I guess in the end what I was trying to say was, programming for the Cell is more like programming for systems before the multicore processors existed on the market -- when research labs in colleges had multiprocessor computers with many boards in them, each having it's own CPU and memory. And don't get me wrong, I'm not saying multicore processors are bad, they are easy to program for and do have performance increases over traditional single core processors. I just like the Cell for it's potential and the change it may bring about to the software community.

Ju3558d ago (Edited 3558d ago )

I am not sure if I understand your "instruction window does most of the work load division". No, on a multicore there is no HW which does that. I think, what you are referring to, is a HW threading within the CPU (like even the CELL does within the PPU core). No, multicores are more like two separate entities, really like 2 (or more) cpus. The only difference between previous SMP systems (symmetric multi processor systems) and multicore is, that multiple cores are on one die and the caches are shared (where in the other case, each cpu is physical separate and has separate caches, plus some CPU-to-CPU interconnects).

No, if you spawn two or more threads on a multicore, they are running in parallel. They really do. However, usually the load is balanced thru the OS, not the application. Also, a thread can be shifted from one core to another on the fly while preempted. In that sense it is simply not deterministic, something what the CELL (and the SPU) is, simply because it is 100% SW controlled.

Say, on multicore, you would do geometry processing in one thread, and pixel pushing (shading, rasterizing or what not) in another. It would very much be appreciated, if both threads will stay on their own dedicated HW (CPU), because it simply doesn't makes sense to have sequential execution on one core in this case, and even worse, if you would partition the rendering into tiles, it would be nice to let each tile render at the same time - guaranteed. Something, which is easily possible on the CELL, but needs special thread priorities or locking on a multicore (I don't even know if that's implemented in the OSs out now - not that I know it would work in pthreads, e.g.).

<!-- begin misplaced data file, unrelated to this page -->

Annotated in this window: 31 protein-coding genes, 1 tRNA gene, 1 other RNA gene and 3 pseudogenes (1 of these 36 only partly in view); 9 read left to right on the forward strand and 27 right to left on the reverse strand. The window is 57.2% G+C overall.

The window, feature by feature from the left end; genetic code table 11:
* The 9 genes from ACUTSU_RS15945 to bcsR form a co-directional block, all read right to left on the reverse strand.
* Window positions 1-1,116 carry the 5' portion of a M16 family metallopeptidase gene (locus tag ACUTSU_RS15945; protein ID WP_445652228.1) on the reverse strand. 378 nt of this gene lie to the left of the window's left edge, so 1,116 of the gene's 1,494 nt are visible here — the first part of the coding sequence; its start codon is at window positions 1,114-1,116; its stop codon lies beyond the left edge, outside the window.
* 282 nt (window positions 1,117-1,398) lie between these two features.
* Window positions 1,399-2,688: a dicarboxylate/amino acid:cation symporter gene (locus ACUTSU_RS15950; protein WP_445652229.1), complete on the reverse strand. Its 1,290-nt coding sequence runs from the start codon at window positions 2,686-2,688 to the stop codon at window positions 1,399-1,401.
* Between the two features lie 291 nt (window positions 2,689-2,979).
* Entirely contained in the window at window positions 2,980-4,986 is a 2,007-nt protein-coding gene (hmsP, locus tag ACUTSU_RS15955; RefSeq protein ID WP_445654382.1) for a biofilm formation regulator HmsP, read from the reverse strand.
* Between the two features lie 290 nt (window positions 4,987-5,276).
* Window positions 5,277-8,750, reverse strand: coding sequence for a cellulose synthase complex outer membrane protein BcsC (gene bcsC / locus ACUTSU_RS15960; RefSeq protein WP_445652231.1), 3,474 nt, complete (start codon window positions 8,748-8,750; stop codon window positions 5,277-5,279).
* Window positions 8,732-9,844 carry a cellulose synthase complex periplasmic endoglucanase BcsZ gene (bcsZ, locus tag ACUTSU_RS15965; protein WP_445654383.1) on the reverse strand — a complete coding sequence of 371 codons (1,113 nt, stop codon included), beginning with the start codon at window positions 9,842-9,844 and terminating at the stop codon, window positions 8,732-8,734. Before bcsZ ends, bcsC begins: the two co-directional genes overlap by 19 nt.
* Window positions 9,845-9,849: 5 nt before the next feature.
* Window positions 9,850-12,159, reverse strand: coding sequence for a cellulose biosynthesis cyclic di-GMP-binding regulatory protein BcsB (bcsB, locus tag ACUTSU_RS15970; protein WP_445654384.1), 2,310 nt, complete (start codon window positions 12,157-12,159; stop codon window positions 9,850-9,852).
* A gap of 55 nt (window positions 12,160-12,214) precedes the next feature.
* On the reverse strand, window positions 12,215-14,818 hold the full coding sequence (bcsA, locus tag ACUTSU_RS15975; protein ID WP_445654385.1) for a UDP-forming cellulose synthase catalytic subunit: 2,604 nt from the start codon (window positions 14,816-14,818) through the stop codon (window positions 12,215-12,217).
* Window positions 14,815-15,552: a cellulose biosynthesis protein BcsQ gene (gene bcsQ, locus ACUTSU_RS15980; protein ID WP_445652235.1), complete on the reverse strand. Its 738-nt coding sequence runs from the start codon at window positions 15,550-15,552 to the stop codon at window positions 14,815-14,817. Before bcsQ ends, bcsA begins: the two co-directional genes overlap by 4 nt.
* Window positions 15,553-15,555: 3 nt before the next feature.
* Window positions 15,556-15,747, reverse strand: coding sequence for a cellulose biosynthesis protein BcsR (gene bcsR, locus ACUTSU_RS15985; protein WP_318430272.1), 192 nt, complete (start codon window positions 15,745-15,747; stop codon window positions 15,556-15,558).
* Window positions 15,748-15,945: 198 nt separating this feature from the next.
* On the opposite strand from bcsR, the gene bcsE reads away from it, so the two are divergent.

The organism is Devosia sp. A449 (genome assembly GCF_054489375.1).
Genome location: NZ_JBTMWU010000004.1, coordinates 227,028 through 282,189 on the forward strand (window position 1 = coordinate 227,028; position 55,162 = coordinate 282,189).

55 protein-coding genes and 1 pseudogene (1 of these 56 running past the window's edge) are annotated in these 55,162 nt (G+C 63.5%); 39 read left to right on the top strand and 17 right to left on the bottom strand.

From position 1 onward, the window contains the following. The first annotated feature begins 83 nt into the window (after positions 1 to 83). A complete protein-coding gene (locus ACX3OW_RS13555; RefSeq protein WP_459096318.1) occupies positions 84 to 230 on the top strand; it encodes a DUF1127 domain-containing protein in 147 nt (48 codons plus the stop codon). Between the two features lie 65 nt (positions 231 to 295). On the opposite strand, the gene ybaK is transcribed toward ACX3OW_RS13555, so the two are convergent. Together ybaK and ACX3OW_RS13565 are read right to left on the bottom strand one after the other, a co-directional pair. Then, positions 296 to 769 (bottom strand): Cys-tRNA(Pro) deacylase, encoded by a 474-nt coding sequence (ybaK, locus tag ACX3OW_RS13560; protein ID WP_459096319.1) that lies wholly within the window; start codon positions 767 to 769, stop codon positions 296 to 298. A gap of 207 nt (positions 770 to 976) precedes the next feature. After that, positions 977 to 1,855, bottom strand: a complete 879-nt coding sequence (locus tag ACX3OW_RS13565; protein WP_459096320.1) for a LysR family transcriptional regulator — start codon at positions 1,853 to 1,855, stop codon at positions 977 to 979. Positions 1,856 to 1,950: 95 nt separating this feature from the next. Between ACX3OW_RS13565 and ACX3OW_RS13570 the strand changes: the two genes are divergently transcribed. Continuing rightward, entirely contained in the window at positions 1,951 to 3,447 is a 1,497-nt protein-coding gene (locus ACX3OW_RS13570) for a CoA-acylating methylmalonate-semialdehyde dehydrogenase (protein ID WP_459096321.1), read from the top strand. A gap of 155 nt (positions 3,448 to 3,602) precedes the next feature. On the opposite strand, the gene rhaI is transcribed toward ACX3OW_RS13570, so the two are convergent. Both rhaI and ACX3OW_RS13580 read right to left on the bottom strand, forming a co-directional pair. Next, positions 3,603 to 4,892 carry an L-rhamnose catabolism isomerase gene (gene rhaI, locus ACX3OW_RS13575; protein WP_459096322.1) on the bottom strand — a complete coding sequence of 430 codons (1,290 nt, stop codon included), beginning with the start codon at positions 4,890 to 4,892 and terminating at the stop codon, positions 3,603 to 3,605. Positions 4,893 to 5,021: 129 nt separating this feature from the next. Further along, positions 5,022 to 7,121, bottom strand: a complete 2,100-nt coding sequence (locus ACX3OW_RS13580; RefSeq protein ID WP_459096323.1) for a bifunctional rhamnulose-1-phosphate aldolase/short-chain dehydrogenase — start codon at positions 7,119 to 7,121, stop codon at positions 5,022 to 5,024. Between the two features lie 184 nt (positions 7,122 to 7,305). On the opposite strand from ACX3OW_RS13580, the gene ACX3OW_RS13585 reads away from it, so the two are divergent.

Your analogy with SPUs being separate vector computers is pretty much OK with me. However, they have no real IO except the interconnects within the CELL (the DMA engine) and a HW messaging system (the mailboxes).

But OTHO they are also very close to real multi core cpus. The own RAM has its benefits but also is a challenge. For example, even code needs to reside in that very memory. Which limits the execution size to 256KB and, obviously no jumps out of that bounds. There is no loading from out of cache (well, this SRAM is kind of cache memory and registers at once. The SPUs don't have registers, but you could see the whole 256KB as registers).

Insomniac has solved the code size problem thru what they call "code streaming" in an article, which basically states "code is just data", and the code, when needed is streamed from XDRAM (like a SW driven cache).

The cache analogy is not 100% accurate. Usually caches have some logic, which assures data integrity across its "clients", say, in case of 2 cores, if one core fetches data from main mem, and stores that in the cache, the second core would "see" these data automatically (coherent cache). Not so on the CELL. Each SPU has to take care that the contents of it is in sync with the rest of the system. (Well, there are also non-coherent cache systems out in the wild, I think ARM is one of it, and then its also a chipset feature, not just a CPU feature).

Also, some libraries try to implement a preemtive code scheduler for SPUs. Nice thought, however, because the SPU does not have registers, it needs a well thought (static?) memory layout within the SRAM. E.g. on preempting a new thread, you might want to save the current thread state (this is a context switch). Now, because the SRAM (considered as registers) is so big, it does not make sense to put the whole mem on to the stack, but probably a sub set. What you end up with, is basically a SW driven CPU, which does loading of code and data transparent on the fly when the SPU kernel would need to re-schedule a thread.

But all that is pretty interesting, IMO. Something to play with. To explore, to learn. Somebody came up with a complete new idea. Sure this is challenging. But the basics haven't really changed. If you want to program performance effective, you gotta understand the basics. Even VB or .Net or C# or what not should not hide that away - sure, for some application, why not. I'm happy that somebody found the courage to break out of the just mainstream thinking. How boring would that be. (Eventually this will happen, though, I fear).